Bambino: Creative pursuits of a homemaker
Late Pratima Dhar was a homemaker who travelled widely with her husband. She began to pen down her observations which later formed the basis of her book Nabajatok published in Bengali. In this interview, her son talks about why he decided to get his mother's books translated and published anew.
Bambino is the translated version of the Bengali book Nabajatok. When was the original Bengali version of this book published?
The original Bengali version was published in April 1997
What were the reviews and reader feedback of the original Bengali version like?
Thanks to all my mother’s readers, she received very good feedback on various aspects of her work.
She was grateful to them, her publishers and God that her creation could see the light of the day.
The feedback that touched her heart probably the most came from one of the elderly ladies, who had trouble walking, came to our home once just to talk about the book.
Her thoughts verbatim “Pratima, your stories seem to be woven around my own personal daily life, characters I know myself, and those were all so touching that I cannot articulate.”
Bambino was written by Pratima Dhar. What is your relationship with the author? Tell us something about the author.
Late Pratima Dhar was my mother, born in Jamshedpur in a family of five sisters and one brother. She completed her MA in Bengali literature after getting married to Hara Narayan Dhar.
They travelled throughout their lives and she kept a journal of each and every life event, people and places that left an impression in her mind and heart.
After my father retired, she started publishing her books in the form of short stories, poetry and novels.
She passed away on July 8, 2013.
What encouraged you to get the work translated? Who translated it?
As societally we started getting distanced, in terms of physical distance, language, priorities etc., I saw that her work was not reaching out to many of her intended audience.
Many of the younger generation cannot read or write in Bengali, being brought up either outside Bengal or even outside India.
My wife comes from Punjabi/Gujarati background and she could not appreciate my Mom’s work.
Hence the initiative to get my parent’s books translated in English, to make it available to the wider audience.
The task of getting their work translated in English and getting those published was very difficult for me, till the time fate made me reach out to Pinaki in Power Publishers and since then, I have found my rhythm.
The translation in English and publishing of the English version is being taken care of by Power Publishers to whom I am much obliged.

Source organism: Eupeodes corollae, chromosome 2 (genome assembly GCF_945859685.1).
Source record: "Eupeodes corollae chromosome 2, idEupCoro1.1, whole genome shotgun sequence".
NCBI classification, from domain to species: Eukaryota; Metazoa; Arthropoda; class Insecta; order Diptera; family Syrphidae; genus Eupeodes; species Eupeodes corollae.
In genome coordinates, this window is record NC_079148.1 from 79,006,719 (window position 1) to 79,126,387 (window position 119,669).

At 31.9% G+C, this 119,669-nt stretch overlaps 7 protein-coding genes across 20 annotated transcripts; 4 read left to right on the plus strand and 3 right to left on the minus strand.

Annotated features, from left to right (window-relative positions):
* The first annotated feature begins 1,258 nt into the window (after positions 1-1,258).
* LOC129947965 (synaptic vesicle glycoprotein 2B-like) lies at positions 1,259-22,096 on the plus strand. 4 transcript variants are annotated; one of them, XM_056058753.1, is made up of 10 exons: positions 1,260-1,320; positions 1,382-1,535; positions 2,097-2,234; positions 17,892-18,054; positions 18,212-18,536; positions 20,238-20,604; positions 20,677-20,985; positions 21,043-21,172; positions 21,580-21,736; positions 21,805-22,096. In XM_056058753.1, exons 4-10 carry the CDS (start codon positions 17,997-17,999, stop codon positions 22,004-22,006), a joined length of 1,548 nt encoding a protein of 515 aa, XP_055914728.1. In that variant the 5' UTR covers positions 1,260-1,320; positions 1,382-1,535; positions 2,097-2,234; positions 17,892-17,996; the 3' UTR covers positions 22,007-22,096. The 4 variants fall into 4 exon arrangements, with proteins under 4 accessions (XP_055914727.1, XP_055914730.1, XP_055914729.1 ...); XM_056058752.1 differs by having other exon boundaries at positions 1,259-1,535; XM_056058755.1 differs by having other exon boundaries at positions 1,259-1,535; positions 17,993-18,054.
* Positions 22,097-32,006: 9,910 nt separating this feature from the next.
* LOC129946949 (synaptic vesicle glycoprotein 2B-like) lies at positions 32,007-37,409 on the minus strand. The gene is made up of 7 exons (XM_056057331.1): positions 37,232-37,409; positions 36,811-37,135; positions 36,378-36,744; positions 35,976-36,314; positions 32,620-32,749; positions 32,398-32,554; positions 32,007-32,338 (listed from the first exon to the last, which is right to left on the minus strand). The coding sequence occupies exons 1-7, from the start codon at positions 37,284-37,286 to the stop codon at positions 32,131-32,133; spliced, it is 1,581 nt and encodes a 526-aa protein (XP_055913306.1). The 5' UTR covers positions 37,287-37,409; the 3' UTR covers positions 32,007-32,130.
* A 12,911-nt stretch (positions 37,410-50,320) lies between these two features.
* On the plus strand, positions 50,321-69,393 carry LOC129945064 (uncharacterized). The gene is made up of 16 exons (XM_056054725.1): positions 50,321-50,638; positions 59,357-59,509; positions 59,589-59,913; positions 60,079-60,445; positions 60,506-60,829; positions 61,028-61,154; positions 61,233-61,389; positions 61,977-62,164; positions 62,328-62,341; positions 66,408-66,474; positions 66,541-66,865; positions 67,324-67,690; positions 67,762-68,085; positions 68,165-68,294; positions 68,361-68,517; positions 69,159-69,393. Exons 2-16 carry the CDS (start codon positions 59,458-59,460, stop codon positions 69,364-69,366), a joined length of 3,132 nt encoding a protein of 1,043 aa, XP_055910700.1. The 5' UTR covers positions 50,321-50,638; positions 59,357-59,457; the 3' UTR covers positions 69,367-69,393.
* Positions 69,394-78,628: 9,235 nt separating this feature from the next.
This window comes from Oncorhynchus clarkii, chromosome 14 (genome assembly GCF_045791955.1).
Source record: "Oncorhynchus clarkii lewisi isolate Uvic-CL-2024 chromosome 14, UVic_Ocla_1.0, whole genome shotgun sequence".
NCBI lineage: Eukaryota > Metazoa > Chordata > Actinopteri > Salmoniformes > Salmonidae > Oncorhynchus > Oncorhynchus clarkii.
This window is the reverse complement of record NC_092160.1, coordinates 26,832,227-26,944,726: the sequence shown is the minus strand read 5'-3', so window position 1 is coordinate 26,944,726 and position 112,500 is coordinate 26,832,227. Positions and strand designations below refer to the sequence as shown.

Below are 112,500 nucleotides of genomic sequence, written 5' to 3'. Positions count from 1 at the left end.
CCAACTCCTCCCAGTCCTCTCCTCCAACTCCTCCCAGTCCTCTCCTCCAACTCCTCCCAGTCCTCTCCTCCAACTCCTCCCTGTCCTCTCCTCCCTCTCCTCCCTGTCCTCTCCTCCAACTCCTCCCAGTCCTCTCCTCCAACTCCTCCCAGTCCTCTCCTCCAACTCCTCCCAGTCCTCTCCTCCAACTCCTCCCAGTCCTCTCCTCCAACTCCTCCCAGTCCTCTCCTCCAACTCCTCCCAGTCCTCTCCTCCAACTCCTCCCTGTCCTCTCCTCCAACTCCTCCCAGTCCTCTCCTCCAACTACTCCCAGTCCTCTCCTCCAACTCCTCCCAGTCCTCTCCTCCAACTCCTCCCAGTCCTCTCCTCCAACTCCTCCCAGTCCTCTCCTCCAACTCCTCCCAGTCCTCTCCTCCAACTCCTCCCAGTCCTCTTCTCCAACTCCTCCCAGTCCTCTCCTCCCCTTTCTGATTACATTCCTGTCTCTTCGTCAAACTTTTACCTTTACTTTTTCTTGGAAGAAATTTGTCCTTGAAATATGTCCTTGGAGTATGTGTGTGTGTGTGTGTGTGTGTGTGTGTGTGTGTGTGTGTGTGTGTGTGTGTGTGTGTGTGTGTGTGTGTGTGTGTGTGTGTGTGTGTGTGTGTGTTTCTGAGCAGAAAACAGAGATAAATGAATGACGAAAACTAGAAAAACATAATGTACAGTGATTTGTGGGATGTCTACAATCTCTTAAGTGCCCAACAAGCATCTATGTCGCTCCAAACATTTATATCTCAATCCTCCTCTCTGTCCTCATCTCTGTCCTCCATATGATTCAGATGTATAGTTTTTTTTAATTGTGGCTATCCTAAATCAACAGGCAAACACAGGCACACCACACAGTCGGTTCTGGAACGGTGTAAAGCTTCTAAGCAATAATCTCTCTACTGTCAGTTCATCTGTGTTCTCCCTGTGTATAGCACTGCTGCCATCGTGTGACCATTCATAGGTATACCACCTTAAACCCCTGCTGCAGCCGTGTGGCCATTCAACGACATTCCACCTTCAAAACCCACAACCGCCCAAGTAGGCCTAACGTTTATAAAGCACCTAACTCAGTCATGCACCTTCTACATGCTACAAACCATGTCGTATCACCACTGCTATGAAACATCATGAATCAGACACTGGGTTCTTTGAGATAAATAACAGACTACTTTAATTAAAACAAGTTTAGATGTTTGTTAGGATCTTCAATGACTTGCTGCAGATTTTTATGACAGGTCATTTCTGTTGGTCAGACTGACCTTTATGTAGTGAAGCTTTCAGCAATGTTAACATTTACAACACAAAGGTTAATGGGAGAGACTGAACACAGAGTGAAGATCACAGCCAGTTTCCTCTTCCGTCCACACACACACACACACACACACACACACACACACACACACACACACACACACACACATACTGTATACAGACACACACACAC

Bambino is a short story collection – what do you think is the significance of the stories today? Are they still relevant? Do you think the readers of today can relate themselves to these short stories?
Bambino, or the original Bengali version Nabajatak, was the first book she ever published.
Throughout her life, she had been traveling all over the country with her husband Late Hara Narayan Dhar and son Anirban.
She kept jotting down daily her experiences, encounters and thoughts in big black and brown diaries.
It ranged from experiences with near family members, to strangers to nature to politics and last but not least, to every form of literature.
The stories she chose from her vast collection to form the book “Nabajatak” (literal meaning new born) were not selected chronologically.
She wanted to select some that could bring life to her “newly born” and these stories apparently jumped out to her.
She had always been fascinated and engrossed in writing short stories and her experiences were mainly around human nature which typically tends to stand the test of time, in its best and worst form.
Her readers ranged from high school students to 80 year olds and her work should remain relevant to all in time to come.
Are any of the short stories in Bambino taken from or inspired by real life incidents? Any you know of?
Almost all the stories of Bambino came from her personal experience. Progeny, Transcendent, What the heart wants, Adulteress and Like a son are stories that I personally relate to as her son, having been woven around characters from real life that I know of.
Are there other books by the same author? Please name a few.
She published a total of nine books in Bengali - six on short stories, one was a novel and two on poetries.
Her first Bengali poem book was “Na bola kotha”, which has already been translated to English (Words Not Spoken) and her novel “Uttarsuri” is getting translated as we speak.
A few of her other short story books were “Abartan”, Protibimbo”, “Ramdhanu”, “Sukher Laagiya” and “Ajana Mon” which shall get translated in English in the near future.
Was writing a full-time profession of the author? Why did the author take to writing books?
Writing was not her profession by any means.
She was a full time house-wife, initially part of a joint family and then managing on her own.
Her husband was in government service with all its challenges and intricacies, including moving to a new city every three years.
Instead of getting bogged down with that schedule, she made it her strength and started jotting down her thoughts on places and people she went and met.
Her biggest inspirations were Rabindranath, Sarat Chandra, Ashapurna Devi, Dickens and Jane Austen, who she adored, loved their creations and somewhere as she grew up, got the inspiration to have her own literary creations based on her own life experiences.
She never thought of commercializing her work but jot it down in a medium that can be passed along from generation to generation